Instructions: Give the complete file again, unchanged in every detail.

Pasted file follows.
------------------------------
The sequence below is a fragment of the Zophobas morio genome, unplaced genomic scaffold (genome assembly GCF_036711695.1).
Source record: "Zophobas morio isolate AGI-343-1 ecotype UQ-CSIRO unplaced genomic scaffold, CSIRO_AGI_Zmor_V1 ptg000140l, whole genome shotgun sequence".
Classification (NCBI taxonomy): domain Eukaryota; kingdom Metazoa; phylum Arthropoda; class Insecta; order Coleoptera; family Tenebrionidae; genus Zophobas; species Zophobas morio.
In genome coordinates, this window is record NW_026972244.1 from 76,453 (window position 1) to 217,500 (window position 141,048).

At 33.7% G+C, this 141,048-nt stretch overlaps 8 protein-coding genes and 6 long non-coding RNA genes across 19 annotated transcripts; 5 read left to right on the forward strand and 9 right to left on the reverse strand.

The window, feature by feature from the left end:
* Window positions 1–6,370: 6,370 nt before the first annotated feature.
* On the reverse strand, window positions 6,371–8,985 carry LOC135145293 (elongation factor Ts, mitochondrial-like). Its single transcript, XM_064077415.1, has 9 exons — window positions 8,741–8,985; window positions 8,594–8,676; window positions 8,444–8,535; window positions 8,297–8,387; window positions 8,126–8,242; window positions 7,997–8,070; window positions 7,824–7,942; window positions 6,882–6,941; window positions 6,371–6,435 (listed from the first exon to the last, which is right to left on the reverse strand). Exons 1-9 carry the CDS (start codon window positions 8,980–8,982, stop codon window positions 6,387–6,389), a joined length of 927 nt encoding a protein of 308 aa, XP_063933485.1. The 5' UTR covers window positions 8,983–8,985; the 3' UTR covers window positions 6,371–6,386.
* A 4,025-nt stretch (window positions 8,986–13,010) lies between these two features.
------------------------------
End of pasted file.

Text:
The sequence below is a fragment of the Zophobas morio genome, unplaced genomic scaffold (genome assembly GCF_036711695.1).
Source record: "Zophobas morio isolate AGI-343-1 ecotype UQ-CSIRO unplaced genomic scaffold, CSIRO_AGI_Zmor_V1 ptg000140l, whole genome shotgun sequence".
Classification (NCBI taxonomy): domain Eukaryota; kingdom Metazoa; phylum Arthropoda; class Insecta; order Coleoptera; family Tenebrionidae; genus Zophobas; species Zophobas morio.
In genome coordinates, this window is record NW_026972244.1 from 76,453 (window position 1) to 217,500 (window position 141,048).

At 33.7% G+C, this 141,048-nt stretch overlaps 8 protein-coding genes and 6 long non-coding RNA genes across 19 annotated transcripts; 5 read left to right on the forward strand and 9 right to left on the reverse strand.

The window, feature by feature from the left end:
* Window positions 1–6,370: 6,370 nt before the first annotated feature.
* On the reverse strand, window positions 6,371–8,985 carry LOC135145293 (elongation factor Ts, mitochondrial-like). Its single transcript, XM_064077415.1, has 9 exons — window positions 8,741–8,985; window positions 8,594–8,676; window positions 8,444–8,535; window positions 8,297–8,387; window positions 8,126–8,242; window positions 7,997–8,070; window positions 7,824–7,942; window positions 6,882–6,941; window positions 6,371–6,435 (listed from the first exon to the last, which is right to left on the reverse strand). Exons 1-9 carry the CDS (start codon window positions 8,980–8,982, stop codon window positions 6,387–6,389), a joined length of 927 nt encoding a protein of 308 aa, XP_063933485.1. The 5' UTR covers window positions 8,983–8,985; the 3' UTR covers window positions 6,371–6,386.
* A 4,025-nt stretch (window positions 8,986–13,010) lies between these two features.